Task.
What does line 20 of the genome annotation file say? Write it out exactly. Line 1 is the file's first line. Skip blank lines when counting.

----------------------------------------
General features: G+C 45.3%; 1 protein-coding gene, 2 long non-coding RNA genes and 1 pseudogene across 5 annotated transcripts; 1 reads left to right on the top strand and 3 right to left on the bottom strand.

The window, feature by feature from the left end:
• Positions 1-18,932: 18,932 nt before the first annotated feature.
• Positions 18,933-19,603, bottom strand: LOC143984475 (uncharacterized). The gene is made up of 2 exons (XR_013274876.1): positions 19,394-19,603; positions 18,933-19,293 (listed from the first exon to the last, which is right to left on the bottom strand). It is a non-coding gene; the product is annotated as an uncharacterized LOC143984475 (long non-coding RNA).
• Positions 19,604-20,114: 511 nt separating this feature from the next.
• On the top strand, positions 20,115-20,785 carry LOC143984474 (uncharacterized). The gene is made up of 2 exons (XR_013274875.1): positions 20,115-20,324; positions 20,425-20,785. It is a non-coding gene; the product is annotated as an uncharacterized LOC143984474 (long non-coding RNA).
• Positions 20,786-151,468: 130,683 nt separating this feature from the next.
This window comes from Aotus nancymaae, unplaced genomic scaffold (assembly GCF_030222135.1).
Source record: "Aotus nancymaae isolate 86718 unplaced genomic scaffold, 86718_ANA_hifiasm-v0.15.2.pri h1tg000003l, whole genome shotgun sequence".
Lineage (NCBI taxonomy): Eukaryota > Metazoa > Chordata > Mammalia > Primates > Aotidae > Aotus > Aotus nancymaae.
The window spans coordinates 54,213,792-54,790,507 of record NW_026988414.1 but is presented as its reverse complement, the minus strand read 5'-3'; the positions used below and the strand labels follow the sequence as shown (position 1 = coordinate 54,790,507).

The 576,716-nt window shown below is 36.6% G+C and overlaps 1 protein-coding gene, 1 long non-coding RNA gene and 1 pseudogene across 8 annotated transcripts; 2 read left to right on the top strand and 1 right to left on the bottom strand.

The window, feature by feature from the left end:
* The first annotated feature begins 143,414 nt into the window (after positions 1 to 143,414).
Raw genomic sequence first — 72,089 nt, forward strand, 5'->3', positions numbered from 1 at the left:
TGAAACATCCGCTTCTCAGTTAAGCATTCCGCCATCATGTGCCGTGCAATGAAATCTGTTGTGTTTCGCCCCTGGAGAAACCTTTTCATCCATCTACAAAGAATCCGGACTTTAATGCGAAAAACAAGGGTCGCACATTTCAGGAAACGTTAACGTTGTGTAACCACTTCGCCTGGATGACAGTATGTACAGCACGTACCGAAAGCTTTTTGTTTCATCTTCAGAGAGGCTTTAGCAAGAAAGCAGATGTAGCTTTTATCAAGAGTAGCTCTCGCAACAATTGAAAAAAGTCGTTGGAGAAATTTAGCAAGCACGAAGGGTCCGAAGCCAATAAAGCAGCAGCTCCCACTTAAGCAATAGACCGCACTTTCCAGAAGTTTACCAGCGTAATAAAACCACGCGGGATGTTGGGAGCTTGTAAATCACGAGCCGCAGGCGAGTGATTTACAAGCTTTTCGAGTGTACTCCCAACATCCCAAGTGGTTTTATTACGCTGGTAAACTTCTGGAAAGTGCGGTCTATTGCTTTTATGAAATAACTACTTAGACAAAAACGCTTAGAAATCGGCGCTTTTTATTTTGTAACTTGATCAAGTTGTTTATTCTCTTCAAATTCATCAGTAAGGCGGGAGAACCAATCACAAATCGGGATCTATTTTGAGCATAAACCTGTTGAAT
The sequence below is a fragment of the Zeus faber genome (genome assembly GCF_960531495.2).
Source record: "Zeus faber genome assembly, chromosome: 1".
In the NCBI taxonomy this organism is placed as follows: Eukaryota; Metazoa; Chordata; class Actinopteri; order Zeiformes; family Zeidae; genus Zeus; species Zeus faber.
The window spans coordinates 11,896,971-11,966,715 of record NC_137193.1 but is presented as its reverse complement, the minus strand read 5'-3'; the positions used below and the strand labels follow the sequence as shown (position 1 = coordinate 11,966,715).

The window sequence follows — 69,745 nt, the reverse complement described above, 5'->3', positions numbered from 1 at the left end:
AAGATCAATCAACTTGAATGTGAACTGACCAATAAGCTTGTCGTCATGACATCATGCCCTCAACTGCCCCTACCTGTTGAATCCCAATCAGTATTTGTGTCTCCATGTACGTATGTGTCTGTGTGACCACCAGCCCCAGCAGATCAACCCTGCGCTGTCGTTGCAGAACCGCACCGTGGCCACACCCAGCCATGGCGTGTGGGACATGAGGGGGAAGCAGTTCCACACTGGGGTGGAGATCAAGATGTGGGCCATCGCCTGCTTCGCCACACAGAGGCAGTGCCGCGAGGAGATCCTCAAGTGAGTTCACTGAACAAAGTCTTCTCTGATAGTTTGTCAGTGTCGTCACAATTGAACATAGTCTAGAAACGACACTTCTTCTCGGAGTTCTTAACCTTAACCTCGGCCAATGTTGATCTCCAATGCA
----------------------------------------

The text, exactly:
The window spans coordinates 11,896,971-11,966,715 of record NC_137193.1 but is presented as its reverse complement, the minus strand read 5'-3'; the positions used below and the strand labels follow the sequence as shown (position 1 = coordinate 11,966,715).